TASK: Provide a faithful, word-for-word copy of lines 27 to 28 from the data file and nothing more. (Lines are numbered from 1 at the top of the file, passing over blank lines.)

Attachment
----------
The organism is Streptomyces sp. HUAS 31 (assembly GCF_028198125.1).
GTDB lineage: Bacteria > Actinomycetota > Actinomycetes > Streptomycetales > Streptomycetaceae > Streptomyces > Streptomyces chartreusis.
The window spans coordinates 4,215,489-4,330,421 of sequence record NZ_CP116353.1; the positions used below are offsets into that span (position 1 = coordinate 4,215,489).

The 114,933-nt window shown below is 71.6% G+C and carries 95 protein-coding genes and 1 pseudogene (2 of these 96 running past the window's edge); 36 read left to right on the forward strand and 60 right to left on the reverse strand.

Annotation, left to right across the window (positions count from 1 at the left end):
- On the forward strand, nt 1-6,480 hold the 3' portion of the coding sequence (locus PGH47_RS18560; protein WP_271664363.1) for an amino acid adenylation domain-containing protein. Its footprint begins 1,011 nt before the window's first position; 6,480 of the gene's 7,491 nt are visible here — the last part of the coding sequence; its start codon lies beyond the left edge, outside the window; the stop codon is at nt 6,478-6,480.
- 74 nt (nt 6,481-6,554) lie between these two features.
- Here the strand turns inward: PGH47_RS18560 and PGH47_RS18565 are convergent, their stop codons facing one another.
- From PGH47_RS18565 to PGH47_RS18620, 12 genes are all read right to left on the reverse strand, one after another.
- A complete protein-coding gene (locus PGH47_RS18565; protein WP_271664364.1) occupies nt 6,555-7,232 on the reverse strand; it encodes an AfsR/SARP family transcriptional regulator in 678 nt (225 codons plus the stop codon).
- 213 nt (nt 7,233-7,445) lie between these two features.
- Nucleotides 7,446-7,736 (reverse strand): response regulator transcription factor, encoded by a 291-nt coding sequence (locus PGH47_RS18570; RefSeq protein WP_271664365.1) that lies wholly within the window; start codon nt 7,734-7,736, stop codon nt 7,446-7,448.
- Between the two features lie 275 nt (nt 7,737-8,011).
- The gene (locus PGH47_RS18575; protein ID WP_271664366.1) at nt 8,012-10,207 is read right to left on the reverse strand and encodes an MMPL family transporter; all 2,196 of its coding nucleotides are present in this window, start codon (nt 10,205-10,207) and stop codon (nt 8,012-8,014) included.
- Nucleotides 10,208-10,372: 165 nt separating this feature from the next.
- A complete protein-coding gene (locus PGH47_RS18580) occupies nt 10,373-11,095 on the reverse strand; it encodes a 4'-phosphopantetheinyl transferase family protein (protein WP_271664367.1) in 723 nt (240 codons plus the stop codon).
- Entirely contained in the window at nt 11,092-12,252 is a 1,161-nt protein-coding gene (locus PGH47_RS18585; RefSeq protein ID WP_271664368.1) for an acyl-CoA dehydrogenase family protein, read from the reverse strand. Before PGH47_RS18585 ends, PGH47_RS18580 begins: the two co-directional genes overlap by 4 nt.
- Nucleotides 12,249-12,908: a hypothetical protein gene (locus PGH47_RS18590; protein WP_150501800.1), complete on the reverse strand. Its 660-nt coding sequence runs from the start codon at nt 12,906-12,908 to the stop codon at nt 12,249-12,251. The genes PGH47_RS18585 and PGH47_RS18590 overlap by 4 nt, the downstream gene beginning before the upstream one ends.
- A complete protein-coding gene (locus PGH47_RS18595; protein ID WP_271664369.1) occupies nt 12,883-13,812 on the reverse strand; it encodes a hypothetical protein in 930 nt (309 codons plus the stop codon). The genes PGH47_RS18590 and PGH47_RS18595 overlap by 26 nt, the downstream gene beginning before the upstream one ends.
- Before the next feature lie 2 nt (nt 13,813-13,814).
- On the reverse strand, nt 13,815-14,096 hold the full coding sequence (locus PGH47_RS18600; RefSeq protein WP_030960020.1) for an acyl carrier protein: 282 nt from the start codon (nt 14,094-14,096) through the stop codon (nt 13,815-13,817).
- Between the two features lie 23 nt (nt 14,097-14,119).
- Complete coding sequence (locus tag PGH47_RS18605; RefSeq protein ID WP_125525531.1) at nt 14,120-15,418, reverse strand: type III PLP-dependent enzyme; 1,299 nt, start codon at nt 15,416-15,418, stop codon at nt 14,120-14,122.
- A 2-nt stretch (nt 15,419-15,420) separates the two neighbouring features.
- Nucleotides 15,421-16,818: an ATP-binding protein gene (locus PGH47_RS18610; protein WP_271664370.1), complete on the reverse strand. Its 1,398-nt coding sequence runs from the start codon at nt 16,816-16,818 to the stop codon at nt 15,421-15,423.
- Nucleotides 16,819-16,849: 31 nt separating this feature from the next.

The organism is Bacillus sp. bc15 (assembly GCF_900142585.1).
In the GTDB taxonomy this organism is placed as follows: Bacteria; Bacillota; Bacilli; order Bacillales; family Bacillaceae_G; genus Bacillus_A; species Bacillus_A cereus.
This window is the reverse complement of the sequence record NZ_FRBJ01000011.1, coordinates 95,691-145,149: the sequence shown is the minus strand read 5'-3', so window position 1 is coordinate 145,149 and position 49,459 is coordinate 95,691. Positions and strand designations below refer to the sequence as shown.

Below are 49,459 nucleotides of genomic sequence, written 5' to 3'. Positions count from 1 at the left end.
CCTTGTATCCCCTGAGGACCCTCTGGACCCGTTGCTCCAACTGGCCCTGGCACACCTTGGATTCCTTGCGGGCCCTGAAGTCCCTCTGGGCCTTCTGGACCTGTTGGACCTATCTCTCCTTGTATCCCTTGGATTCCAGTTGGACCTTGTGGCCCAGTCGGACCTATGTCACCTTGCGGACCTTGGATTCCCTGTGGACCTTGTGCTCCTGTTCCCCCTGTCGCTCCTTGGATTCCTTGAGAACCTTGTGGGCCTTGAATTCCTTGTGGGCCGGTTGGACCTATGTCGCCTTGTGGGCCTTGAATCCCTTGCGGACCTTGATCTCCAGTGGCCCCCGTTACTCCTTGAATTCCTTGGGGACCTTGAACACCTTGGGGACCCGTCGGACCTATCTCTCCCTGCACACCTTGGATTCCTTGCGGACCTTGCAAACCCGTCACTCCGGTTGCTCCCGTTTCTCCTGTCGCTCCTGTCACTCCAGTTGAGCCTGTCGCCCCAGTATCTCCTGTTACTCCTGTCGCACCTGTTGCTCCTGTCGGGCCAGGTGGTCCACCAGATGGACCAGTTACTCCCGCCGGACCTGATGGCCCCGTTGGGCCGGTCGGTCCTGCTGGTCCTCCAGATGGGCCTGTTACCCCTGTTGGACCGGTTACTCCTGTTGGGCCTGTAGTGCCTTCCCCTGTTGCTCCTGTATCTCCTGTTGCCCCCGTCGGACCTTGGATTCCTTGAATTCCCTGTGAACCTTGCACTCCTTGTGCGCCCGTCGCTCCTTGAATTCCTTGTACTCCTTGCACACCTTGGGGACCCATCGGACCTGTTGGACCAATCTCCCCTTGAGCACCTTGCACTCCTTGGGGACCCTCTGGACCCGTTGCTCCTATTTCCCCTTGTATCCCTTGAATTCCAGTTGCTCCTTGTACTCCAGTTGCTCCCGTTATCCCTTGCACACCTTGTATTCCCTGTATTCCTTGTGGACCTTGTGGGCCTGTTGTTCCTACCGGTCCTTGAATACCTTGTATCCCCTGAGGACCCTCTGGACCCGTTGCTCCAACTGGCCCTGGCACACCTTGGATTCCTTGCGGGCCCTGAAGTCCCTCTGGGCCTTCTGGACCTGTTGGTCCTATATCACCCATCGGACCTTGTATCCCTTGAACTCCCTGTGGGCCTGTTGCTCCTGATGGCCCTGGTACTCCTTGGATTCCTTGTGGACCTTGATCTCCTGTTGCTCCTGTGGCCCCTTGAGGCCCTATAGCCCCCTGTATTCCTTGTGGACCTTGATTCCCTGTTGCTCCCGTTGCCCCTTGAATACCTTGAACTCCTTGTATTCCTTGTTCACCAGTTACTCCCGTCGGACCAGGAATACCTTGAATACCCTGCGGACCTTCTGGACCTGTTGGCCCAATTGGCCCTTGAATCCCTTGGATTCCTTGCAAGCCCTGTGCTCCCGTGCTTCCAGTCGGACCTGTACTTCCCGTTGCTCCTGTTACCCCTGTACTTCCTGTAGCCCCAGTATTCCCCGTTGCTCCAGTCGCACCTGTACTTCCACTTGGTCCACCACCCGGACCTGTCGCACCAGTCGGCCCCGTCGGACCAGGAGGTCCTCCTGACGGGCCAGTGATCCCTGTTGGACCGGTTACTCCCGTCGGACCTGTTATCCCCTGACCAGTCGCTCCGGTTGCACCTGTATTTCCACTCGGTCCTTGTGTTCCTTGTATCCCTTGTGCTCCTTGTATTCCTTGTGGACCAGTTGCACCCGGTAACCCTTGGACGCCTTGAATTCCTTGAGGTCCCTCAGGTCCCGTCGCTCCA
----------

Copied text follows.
The organism is Bacillus sp. bc15 (assembly GCF_900142585.1).
In the GTDB taxonomy this organism is placed as follows: Bacteria; Bacillota; Bacilli; order Bacillales; family Bacillaceae_G; genus Bacillus_A; species Bacillus_A cereus.